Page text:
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5 Comments to A new start looking at ethics in overseas clinical trials

  1. March 3, 2011 at 9:50 am | Permalink

    Dan W Block: “The things that have happened since Guatemala have improved the prospect of them not happening ever again.” His premise is too narrow in today’s world by focussing on deliberately infecting someone in a clinical trial similar to that which occurred in Guatemala in 1946-8.

    Today’s neuroscience experimentation and development can and does take place with non-consenting subjects given the technology of today. The psychological disposition today is the same as it was in 1946-8 which is what is being repeated. We cannot pat ourselves on the back because we have only observed the external trappings that are repulsive by addressing them and not addressing the essence of the activity which brings about these abuses.

    Because neuroscience research can be carried out clandestinely by distributive means using today’s technology it is being done with the same kinds of abuses that occurred in Guatemala, Nazi Germany or anywhere that people so psychologically disposed take it upon themselves to use non-consenting human subjects in extremely abusive experiments for neuroscience knowledge that results in serious injuries and death. This is being ignored. We cannot be complacent and must always be alert to abuses in scientific and medical research especially when the profits are substantial.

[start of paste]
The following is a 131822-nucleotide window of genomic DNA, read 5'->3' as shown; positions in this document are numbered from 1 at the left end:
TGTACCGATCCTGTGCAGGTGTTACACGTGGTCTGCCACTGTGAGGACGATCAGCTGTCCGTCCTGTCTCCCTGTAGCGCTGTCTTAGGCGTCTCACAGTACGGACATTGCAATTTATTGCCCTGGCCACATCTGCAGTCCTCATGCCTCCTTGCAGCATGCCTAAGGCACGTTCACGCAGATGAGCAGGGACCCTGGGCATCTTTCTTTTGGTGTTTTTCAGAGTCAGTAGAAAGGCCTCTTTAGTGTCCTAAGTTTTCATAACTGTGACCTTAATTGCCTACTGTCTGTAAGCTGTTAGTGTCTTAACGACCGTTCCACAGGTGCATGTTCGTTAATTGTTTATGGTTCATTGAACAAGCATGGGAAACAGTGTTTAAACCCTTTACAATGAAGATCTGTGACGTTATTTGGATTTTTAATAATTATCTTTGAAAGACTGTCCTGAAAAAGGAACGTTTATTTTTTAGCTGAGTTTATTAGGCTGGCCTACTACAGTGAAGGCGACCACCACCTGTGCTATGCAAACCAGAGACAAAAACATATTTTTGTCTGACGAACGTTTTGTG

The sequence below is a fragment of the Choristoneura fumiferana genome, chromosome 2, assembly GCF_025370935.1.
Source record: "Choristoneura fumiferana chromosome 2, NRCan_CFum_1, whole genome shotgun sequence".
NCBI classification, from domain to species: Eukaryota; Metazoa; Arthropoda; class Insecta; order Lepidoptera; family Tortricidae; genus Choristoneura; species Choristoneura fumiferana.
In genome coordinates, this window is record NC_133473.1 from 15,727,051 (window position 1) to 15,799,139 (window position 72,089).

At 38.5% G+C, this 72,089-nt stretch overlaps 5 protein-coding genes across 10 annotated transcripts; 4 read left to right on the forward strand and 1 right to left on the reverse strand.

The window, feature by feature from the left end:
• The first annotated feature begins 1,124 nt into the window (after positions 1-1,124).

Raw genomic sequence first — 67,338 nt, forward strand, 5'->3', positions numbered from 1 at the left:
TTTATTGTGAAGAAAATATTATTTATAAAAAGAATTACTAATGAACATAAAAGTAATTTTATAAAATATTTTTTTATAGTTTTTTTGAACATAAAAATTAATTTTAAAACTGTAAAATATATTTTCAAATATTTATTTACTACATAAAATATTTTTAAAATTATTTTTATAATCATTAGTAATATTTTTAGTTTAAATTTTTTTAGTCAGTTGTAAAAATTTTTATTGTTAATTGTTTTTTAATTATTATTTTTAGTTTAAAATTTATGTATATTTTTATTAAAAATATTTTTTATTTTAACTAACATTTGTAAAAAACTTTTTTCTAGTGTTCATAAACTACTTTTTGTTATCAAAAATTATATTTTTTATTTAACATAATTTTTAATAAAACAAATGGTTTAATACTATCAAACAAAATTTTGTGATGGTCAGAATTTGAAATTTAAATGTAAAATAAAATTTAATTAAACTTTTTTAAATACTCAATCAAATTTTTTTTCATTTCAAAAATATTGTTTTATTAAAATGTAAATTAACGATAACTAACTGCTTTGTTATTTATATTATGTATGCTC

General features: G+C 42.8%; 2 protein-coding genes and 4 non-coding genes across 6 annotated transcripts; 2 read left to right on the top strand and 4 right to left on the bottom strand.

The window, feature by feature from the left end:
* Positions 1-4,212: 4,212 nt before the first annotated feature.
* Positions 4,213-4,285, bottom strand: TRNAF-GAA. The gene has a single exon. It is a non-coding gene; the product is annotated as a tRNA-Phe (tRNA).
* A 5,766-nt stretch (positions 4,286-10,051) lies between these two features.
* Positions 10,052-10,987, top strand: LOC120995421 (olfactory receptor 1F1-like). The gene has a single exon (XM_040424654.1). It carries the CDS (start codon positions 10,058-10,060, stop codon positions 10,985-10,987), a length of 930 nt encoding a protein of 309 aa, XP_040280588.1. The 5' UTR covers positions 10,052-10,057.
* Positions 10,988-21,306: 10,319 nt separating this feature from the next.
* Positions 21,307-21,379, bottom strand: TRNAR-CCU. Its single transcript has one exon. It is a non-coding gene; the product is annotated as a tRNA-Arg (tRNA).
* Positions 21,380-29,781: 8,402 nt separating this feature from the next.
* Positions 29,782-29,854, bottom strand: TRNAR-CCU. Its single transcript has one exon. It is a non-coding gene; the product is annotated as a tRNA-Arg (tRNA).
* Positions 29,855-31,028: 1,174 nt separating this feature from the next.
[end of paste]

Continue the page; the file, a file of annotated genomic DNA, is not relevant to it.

2. March 3, 2011 at 2:21 pm | Permalink

    At the Center for Global Development, we are running a working group on clinical trials and regulatory institutions in developing countries, with a focus on neglected infectious diseases. We would welcome the opportunity to contribute to the work of the Presidential Commission. Here is a description of our work:

  3. March 16, 2011 at 12:00 pm | Permalink

    I feel there is good reason to suggest that Dan W. Brock is misinformed in regards to status of current human experimentation globally.

    Substantial numbers of eye-witness reports, in addition to detailed analysis of probable technology, exist right across the web. Whilst most claims are certainly without foundation, some are too technically detailed to be dismissed.

    One such technical description exists here:

  4. Eric J Suba MD's Gravatar Eric J Suba MD
    April 8, 2011 at 2:56 pm | Permalink

    Since 2004, our organization (The Viet/American Cervical Cancer Prevention Project) has published (in several peer-reviewed journals, including the American Journal of Public Health) scientific and ethical concerns regarding ongoing studies of cervical screening conducted among women of lowest socioeconomic status in India with support from the U.S. National Cancer Institute and from the Bill & Melinda Gates Foundation. These concerns have been largely ignored or dismissed. A summary of these concerns was published on our website in 2007 and is available at:

    A summary of lessons we’ve learned from Vietnam over the past 16 years was published online last month at:

  5. May 3, 2011 at 10:02 am | Permalink

    “It’s pretty unlikely that kind of thing could happen now” – not quite the same as “There’s no way in hell that kind of thing could happen now”

    The fact that there are clinical trials being conducted in areas where the subjects of the trial don’t have a word for it (which suggests they don’t understand what they’re getting into) makes me wonder if they’ll understand the true implications of what’s being done to them.

  1. By on March 4, 2011 at 10:32 am